5. We are to do everything for the truth and nothing against it (v. 8). As believers, we are to be dedicated to objective truth. Truth is reality. Postmodernism says truth is inaccessible to us. Christianity responds with a strong no to this. We can know the truth because God has: (1) given us the capacity to know truth as his image-bearers; and (2) revealed truth to us through creation, conscience, the canon of Scripture, and Christ.

6. We are to pray for the maturation of others (v. 9). The Greek word κατάρτισις means “the process of perfecting, maturation.” It is a joy to see our spiritual children and grandchildren mature and become more like Jesus. I am seeing this very thing right now in my nephew and his wife, who became Christians a little over a year ago. They are making good decisions as they raise their family in the Lord. I want to continue to pray for their maturation.

7. We are not to be severe in the use of our authority unless absolutely necessary (v. 10). This is similar to lesson three above. We don’t enjoy using our authority to exercise severe discipline as parents or church leaders. Severity is called for only in extreme situations. Only when there is a clear and repeated lack of repentance are we to be severe.

8. The authority Jesus gives us is for building up and not tearing down (v. 10). If we are in a position of authority, whether at home, at work, or in the church, our job is to build up the people and institutions for which we are responsible and not to tear them down. As Christians, we are builders, not destroyers. We will give an account to Jesus for what happens under our watch.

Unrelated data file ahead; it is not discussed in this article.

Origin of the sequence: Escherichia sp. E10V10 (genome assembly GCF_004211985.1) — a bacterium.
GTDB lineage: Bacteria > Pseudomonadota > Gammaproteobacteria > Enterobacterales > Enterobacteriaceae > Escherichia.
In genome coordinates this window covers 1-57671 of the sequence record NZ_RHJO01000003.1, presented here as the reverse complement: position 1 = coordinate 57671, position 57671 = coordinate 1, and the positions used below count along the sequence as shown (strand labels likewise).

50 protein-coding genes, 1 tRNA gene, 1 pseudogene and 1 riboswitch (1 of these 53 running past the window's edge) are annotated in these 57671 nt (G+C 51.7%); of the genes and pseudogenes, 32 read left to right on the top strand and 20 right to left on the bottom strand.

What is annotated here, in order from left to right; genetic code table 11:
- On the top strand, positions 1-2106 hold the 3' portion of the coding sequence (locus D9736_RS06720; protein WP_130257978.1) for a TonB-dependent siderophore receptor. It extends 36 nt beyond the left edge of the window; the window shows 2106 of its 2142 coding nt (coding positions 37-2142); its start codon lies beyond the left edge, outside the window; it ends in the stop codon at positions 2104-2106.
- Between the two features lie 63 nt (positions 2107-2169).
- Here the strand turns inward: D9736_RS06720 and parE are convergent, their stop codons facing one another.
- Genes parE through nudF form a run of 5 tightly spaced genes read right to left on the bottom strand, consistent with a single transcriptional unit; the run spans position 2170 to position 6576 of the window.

9. We are to rejoice, aim for restoration, encourage one another, agree with one another, and live in peace (v. 11). Is our local church marked by joy, restoration, encouragement, unity, and peace? These are corporate qualities we are to aim for. “…[E]ager to maintain the unity of the Spirit in the bond of peace” (Eph 4:3).“…[S]tanding firm in one spirit, with one mind striving side by side for the faith of the gospel…” (Php 1:27). Our church is going through a rough patch at the moment. These words from Paul definitely apply to us.

10. The grace of Jesus, the love of God, and the fellowship of the Spirit is with us (v. 14). Along with Mt 28:19, this is one of the great Trinitarian verses of the New Testament. Paul ends his letter with a focus on the Trinity. Jesus specialises in grace, our Father in love, and the Spirit in fellowship. This is a perfect prayer to pray for our brothers and sisters in Christ.

My biggest takeaway from this chapter is Paul’s command to aim for restoration (v. 11). Restoration and unity in the local church is worth “fighting” for. In almost every one of his epistles, Paul emphasises unity. It was an issue in the early church, and it is an issue now.

Father, help us to aim for and achieve unity in our local church. Thank you for your unconditional love for us, and the grace that we have in the Lord Jesus. May we experience true koinonia fellowship with one another as we carry out the great commission in Dunedin. We love you, Father. In Jesus’ name, amen.

- Jeff Coleman